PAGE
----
Mr. MWESIGWA Rogers investigated the predictors of stakeholder management in public private partnership (PPP) projects in Uganda; focusing on the relationship between stakeholder behavior, contract completeness, stakeholder attributes, relationship building and stakeholder management. The study found that stakeholder behavior and relationship building are associated with stakeholder management, while contract completeness and stakeholder attributes are negatively associated with stakeholder management. Relationship building partially mediated stakeholder behavior, contract completeness with stakeholder management. Therefore, PPP projects need to build strong stakeholder relationships, understand their behavior and attributes; and manage contracts in order to manage stakeholders’ interests and expectations. There is need for contract monitoring and enforcement mechanism and capacity building among line ministries involved in contract negotiation so that contracts are enforceable. The study was funded by African Development Bank and Makerere University Business School, and was supervised by Prof. John Chrysostom Munene, Prof. Joseph Ntayi and Assoc. Prof Vincent Bagire.

 

OMEKE Michael

Dynamics of Enterprise growth of Savings and Credit Cooperatives (SACCOs) in Uganda

Mr. OMEKE Michael studied the growth of Savings and Credit Cooperatives (SACCOs) as socio-enterprises using a multi-theoretical approach. The findings revealed that re-organizing and renewing resources, exchange and sharing of resources and information, self-organizing and adaptive behaviour explain the growth of SACCOs. On the other hand, laws, rules, standards and shared beliefs alone do not necessarily contribute to the growth of SACCOs. Therefore, SACCOs should adopt modern technological applications, build capacity of staff and members, share and exchange knowledge, skills and experiences, self-organize themselves and adjust to the ever changing demands in the dynamic environment. The study was funded by Kyambogo University and supervised by Prof. Pascal Tindi Ngoboka, Dr. Isaac Nabeta Nkote and Dr. Isaac Newton Kayongo.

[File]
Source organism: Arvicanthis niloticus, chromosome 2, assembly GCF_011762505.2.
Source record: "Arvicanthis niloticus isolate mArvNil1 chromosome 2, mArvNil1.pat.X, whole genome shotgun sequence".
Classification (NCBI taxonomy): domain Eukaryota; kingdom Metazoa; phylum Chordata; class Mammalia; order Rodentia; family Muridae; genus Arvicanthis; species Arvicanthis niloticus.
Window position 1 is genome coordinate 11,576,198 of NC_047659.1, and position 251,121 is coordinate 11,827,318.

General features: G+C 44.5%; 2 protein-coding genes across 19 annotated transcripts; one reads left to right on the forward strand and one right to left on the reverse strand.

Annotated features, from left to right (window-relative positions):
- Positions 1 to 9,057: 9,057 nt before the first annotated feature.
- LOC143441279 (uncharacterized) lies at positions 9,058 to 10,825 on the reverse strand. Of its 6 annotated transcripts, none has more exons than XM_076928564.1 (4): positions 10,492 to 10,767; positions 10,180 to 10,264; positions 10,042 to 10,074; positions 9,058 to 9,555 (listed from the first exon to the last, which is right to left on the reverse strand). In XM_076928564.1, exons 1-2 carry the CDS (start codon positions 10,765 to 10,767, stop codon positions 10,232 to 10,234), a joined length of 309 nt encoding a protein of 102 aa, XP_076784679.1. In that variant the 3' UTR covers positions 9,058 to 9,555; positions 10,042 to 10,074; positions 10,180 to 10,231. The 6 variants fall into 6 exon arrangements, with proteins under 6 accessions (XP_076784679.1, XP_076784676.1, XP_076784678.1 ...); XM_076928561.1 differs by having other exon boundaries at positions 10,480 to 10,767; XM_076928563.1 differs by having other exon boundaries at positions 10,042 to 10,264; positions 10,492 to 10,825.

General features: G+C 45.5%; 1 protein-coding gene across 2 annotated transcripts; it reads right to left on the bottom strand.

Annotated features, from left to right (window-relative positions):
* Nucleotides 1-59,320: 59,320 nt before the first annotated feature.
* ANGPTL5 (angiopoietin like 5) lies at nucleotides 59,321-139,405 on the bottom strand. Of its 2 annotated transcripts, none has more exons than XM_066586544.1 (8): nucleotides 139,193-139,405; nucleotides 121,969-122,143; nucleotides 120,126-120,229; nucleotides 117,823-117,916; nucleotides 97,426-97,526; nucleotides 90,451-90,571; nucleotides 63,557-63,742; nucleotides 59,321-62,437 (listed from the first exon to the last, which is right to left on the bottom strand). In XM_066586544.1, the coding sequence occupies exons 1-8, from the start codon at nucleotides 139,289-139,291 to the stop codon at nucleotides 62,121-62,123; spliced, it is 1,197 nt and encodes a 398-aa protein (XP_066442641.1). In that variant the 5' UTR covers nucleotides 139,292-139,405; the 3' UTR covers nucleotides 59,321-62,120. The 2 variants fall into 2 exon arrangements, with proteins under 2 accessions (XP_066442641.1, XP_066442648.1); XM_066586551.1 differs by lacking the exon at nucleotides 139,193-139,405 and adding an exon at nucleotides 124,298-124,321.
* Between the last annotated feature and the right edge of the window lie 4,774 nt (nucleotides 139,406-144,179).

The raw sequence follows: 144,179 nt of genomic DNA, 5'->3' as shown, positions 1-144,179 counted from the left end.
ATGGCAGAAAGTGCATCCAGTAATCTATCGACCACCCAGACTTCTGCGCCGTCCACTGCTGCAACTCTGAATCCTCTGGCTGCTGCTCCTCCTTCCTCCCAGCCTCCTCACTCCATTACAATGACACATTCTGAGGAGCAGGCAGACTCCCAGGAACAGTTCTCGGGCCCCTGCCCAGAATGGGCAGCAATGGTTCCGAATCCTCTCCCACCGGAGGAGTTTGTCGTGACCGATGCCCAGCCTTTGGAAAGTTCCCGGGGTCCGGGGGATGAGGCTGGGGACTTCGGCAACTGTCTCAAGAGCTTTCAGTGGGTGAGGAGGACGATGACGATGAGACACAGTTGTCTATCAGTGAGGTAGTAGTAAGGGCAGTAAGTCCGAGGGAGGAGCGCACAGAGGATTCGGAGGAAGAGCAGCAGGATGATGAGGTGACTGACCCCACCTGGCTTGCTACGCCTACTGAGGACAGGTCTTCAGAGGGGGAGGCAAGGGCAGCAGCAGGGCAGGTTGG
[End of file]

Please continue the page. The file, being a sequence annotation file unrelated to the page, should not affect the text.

ONYINYI Benard

Quality management practices among small and medium scale enterprises in Uganda

Mr. OYINYI Benard’s study examined quality management practices among Small and Medium Scale Enterprises (SMEs) in Uganda. The study revealed that knowledge management potential is positively and significantly related to quality management practices among SMEs. Besides, resource transformation capabilities positively and significantly predict quality management practices and there exists a positive and significant relationship between benchmarking competency and quality management practices among SMEs. Further, the effect of knowledge management potential on quality management practices varies with the level of ICT robustness. Therefore, government should design framework policies to guide SME management in knowledge management, resource transformation and benchmarking competencies in the ICT dominated environment to support them adopt ideal quality management practices in the current competitive business environment. This study was funded by Makerere University Business School, and was supervised by Prof. Will Kaberuka and Dr. Nichodemus Rudaheranwa.

 

Please click the links below to navigate to the PhD Citations for the respective Sessions.

< Director’s Message | Session 1: Part1 : Part2 : Part3 | Session 2 | Session 3 | Session 4 >